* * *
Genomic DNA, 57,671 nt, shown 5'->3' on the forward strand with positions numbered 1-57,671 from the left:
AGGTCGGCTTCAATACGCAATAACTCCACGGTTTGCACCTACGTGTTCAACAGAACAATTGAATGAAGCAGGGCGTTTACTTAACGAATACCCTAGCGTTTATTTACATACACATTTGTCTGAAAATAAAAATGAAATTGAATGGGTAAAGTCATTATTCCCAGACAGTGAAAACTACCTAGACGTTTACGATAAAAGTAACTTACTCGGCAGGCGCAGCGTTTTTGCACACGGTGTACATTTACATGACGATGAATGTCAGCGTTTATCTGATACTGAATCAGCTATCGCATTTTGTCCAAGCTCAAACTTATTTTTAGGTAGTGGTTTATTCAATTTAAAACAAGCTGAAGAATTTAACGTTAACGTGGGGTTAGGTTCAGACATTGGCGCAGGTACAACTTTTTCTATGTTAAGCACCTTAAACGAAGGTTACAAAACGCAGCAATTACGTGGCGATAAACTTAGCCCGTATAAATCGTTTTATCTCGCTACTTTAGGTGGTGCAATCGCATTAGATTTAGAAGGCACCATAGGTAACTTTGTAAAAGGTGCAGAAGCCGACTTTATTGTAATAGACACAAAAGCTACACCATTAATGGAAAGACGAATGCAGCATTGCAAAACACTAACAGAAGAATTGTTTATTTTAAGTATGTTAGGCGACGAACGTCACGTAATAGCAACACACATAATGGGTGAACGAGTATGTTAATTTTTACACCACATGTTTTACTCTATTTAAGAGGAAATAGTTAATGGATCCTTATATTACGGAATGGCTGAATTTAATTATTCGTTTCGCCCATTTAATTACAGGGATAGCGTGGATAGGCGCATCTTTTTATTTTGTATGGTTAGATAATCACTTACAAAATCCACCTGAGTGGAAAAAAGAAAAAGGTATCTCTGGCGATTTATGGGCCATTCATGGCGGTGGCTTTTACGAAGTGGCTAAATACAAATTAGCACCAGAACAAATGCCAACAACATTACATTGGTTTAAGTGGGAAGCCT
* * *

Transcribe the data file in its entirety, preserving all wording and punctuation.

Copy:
Genomic DNA, 57,671 nt, shown 5'->3' on the forward strand with positions numbered 1-57,671 from the left:
AGGTCGGCTTCAATACGCAATAACTCCACGGTTTGCACCTACGTGTTCAACAGAACAATTGAATGAAGCAGGGCGTTTACTTAACGAATACCCTAGCGTTTATTTACATACACATTTGTCTGAAAATAAAAATGAAATTGAATGGGTAAAGTCATTATTCCCAGACAGTGAAAACTACCTAGACGTTTACGATAAAAGTAACTTACTCGGCAGGCGCAGCGTTTTTGCACACGGTGTACATTTACATGACGATGAATGTCAGCGTTTATCTGATACTGAATCAGCTATCGCATTTTGTCCAAGCTCAAACTTATTTTTAGGTAGTGGTTTATTCAATTTAAAACAAGCTGAAGAATTTAACGTTAACGTGGGGTTAGGTTCAGACATTGGCGCAGGTACAACTTTTTCTATGTTAAGCACCTTAAACGAAGGTTACAAAACGCAGCAATTACGTGGCGATAAACTTAGCCCGTATAAATCGTTTTATCTCGCTACTTTAGGTGGTGCAATCGCATTAGATTTAGAAGGCACCATAGGTAACTTTGTAAAAGGTGCAGAAGCCGACTTTATTGTAATAGACACAAAAGCTACACCATTAATGGAAAGACGAATGCAGCATTGCAAAACACTAACAGAAGAATTGTTTATTTTAAGTATGTTAGGCGACGAACGTCACGTAATAGCAACACACATAATGGGTGAACGAGTATGTTAATTTTTACACCACATGTTTTACTCTATTTAAGAGGAAATAGTTAATGGATCCTTATATTACGGAATGGCTGAATTTAATTATTCGTTTCGCCCATTTAATTACAGGGATAGCGTGGATAGGCGCATCTTTTTATTTTGTATGGTTAGATAATCACTTACAAAATCCACCTGAGTGGAAAAAAGAAAAAGGTATCTCTGGCGATTTATGGGCCATTCATGGCGGTGGCTTTTACGAAGTGGCTAAATACAAATTAGCACCAGAACAAATGCCAACAACATTACATTGGTTTAAGTGGGAAGCCT